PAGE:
Employment growth in Surrey was third-fastest amongst the region’s 25 major municipalities, at 40 percent, with Surrey’s employment base growing from 89,625 in 2001 to 125,245 by 2011. Employment in The District of Langley, Chilliwack, Greater Vancouver Electoral Area A, Abbotsford, and the City of Langley each grew in the range of 30 percent over the past decade. Port Coquitlam and Squamish saw their jobs base grow by 26 percent and 20 percent respectively, while employment in Coquitlam grew by 16 percent. All of these municipalities grew faster than the regional average of 15 percent and, with the exception of Electoral Area A, were all in suburban locations.
In terms of population, the only core municipalities that experienced growth above the regional average of 17 percent were Greater Vancouver Electoral Area A (65 percent; 8,030 additional residents) and New Westminster (21 percent; 11,320 additional residents). All other core municipalities grew below the regional average of 17 percent, with all of the suburban municipalities growing more rapidly.
Port Moody led the way for the suburbs, with its population growing by 38 percent between 2001 and 2011 (second only to GVRD A). Surrey had the third-fastest growing population at 35 percent, with the 120,425 residents that Surrey welcomed over this period being the largest absolute increase of any municipality in the Lower Mainland. The additions for Surrey were also more than double the number of residents added in the City of Vancouver (57,830 people; eleven percent growth). In fact, Surrey accounted for more than half (53 percent) of the 228,745 residents added to the region’s suburban population between 2001 and 2011 (in adding 120,425 new residents Surrey accounted for one-third of population growth region-wide).
Despite both adding over 25,000 new residents since 2001, Burnaby and Richmond grew at a below-average rates of 16 percent and 15 percent, respectively. Interestingly, Abbotsford (with 18,040 new residents), the District of Langley (17,280 new residents), Chilliwack (15,010 new residents), Coquitlam (13,560 new residents), and Maple Ridge (12,885 new residents) all added a larger number of people than New Westminster—the first capital of the new colony of British Columbia way back in 1859, and the oldest city in Western Canada—which grew by 11,320 people, or 21 percent, between 2001 and 2011.
Having considered where employment and population growth has been seen, it is also important to note that seven of the region’s 25 municipalities experienced declines in employment over this period, while one also saw its population decline. Whistler’s 27 percent loss of jobs between 2001 and 2011 was the largest reduction of jobs (in absolute and relative terms) in the region, the result of a net loss of 1,825 jobs over the period. Although there were only 240 jobs lost in Hope over the past decade, this translated into the second-greatest relative decline within the region, representing an overall decline of 13 percent. Coinciding with a decline in employment was Hope’s 210-person loss in population (a three percent decline).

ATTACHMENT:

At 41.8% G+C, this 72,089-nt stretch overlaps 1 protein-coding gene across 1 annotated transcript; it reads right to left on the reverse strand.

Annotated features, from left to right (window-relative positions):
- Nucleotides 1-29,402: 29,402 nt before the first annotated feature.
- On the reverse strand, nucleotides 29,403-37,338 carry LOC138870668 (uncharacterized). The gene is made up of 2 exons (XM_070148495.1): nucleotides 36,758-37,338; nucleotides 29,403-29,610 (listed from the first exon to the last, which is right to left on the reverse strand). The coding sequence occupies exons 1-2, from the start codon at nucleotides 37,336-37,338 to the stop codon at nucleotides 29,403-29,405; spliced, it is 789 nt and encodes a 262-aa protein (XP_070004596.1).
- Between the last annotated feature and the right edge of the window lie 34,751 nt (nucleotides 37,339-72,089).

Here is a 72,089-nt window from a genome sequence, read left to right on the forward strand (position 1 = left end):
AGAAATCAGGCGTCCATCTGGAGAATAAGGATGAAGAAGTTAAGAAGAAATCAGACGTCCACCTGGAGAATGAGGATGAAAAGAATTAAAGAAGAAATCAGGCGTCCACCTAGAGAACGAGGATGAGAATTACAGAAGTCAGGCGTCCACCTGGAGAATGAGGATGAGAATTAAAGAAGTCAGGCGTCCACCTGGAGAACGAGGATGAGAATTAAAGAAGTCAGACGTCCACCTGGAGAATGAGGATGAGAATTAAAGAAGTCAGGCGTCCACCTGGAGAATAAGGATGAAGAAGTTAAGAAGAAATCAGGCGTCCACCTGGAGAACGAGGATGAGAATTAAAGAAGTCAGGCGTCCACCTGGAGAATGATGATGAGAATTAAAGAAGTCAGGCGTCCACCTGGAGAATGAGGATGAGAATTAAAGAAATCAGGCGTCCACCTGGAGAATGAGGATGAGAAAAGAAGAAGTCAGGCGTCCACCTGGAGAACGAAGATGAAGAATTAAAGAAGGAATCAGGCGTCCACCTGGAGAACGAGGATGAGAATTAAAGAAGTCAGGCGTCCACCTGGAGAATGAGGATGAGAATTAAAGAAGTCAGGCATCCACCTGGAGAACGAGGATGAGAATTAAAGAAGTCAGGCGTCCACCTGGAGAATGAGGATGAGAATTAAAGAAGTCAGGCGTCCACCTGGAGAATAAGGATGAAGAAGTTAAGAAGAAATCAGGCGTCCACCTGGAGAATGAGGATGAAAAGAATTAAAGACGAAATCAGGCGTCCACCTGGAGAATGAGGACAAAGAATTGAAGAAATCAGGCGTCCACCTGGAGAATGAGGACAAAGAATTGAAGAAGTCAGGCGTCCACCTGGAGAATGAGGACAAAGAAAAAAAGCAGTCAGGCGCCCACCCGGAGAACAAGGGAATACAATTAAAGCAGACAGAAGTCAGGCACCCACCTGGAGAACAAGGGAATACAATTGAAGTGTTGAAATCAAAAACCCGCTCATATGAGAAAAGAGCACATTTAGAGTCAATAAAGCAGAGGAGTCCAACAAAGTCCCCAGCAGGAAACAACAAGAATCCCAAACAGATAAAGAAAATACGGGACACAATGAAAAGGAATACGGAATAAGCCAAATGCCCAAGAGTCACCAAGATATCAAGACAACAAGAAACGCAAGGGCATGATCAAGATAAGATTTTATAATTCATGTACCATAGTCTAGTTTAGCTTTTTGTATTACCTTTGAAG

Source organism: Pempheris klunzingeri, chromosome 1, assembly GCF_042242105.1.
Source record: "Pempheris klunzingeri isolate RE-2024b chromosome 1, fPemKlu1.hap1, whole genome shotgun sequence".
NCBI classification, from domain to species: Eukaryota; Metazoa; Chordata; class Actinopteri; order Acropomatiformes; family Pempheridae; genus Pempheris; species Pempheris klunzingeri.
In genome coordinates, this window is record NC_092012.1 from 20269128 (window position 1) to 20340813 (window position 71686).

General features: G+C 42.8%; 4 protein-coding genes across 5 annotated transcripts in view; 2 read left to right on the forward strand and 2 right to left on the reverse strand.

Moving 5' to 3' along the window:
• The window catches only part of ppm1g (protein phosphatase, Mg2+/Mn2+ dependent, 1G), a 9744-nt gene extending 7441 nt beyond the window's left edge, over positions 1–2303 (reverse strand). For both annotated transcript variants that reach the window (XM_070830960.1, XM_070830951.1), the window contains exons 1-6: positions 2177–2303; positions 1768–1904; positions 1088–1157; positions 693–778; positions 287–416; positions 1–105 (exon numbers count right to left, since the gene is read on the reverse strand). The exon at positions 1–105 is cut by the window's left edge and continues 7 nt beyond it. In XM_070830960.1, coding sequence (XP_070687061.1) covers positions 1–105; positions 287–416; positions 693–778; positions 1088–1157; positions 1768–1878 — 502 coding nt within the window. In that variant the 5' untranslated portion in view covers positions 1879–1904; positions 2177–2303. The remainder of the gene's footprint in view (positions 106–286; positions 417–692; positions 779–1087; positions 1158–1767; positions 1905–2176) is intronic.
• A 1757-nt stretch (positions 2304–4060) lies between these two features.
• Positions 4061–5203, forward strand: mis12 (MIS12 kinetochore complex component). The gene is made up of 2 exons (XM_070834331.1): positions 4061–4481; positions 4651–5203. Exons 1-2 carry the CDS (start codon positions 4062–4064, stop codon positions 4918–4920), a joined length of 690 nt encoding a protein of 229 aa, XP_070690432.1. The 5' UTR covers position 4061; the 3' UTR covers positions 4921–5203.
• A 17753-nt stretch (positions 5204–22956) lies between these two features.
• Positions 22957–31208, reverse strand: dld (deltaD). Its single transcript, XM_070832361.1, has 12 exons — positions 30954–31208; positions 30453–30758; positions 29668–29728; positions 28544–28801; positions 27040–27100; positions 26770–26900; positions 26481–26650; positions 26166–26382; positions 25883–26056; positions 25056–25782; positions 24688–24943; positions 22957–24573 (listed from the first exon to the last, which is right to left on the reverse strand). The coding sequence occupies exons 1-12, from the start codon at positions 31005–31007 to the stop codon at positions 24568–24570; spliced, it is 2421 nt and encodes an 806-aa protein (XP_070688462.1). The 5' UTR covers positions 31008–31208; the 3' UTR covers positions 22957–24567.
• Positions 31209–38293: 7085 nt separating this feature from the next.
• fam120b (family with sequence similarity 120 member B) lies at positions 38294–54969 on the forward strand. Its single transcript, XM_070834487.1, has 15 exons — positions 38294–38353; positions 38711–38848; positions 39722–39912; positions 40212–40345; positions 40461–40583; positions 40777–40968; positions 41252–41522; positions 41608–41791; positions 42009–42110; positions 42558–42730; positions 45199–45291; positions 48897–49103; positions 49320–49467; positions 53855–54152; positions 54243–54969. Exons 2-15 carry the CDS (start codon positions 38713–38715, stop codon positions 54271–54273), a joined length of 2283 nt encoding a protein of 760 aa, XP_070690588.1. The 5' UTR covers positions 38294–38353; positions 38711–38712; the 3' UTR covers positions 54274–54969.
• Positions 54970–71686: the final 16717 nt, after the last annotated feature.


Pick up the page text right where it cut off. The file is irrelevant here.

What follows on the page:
Job losses in New Westminster translated to a seven percent decline in employment in that municipality, representing the second-largest absolute loss of jobs in the Lower Mainland over this period, at 1,775[ii]. Employment in Mission and West Vancouver also declined, by seven percent and six percent respectively, while Delta saw virtually no change its employment base (a 10-job loss between 2001 and 2011).
Changing Commuting Patterns
Growth in the places of work and places of residence outside of the region’s historic urban core has resulted in a significant diversification of commuting patterns across the region. For example, in 2001, the Census reported that 17 percent of workers living and working in the Vancouver Census Metropolitan Area (CMA) commuted to a usual place of work in the City of Vancouver, while nine percent of workers in the City of Vancouver commuted to one of the surrounding municipalities for work. A further 19 percent of those living in the City Vancouver also worked within the City. The remaining 55 percent of the region’s workers commuted between non-Vancouver municipalities.
By 2011 the City of Vancouver’s prominence as the region’s employment core had declines—for both Vancouverites and those in the rest of the region. The 2011 NHS reported that the share of the CMA’s commuters traveling to the City of Vancouver had declined to 16 percent. With those living and working in the City remaining relatively constant at 19 percent, the share of commuters traveling between non-Vancouver municipalities had increased to 56 percent of all commuting trips.
(Click here to link to an interactive map showing where within the region Lower Mainland residents work.)
The Suburbs: Alive & Well
With most of the region’s growth in employment and population occurring outside of the historical urban core over the past decade, reports of the death of the suburbs have been greatly exaggerated—at least here in the Lower Mainland.
If the trends of faster population and employment growth in suburban municipalities continue in the coming years, the distribution of jobs within the Lower Mainland will increasingly be influenced by the suburbs. Why should we care? Monitoring these trends and understanding the drivers to them will be crucial for the region’s future, as the changing network of places of work and places of residences will need to be accompanied by growing network of transportation infrastructure and services.
[i] Employment for Lower Mainland residents was at a usual place of work outside the home.
[ii] Note that all of this decline was in the 2001 to 2006 period, with a net increase in the number of jobs with a usual place of work outside of the home in New Westminster of 915 between 2006 and 2011.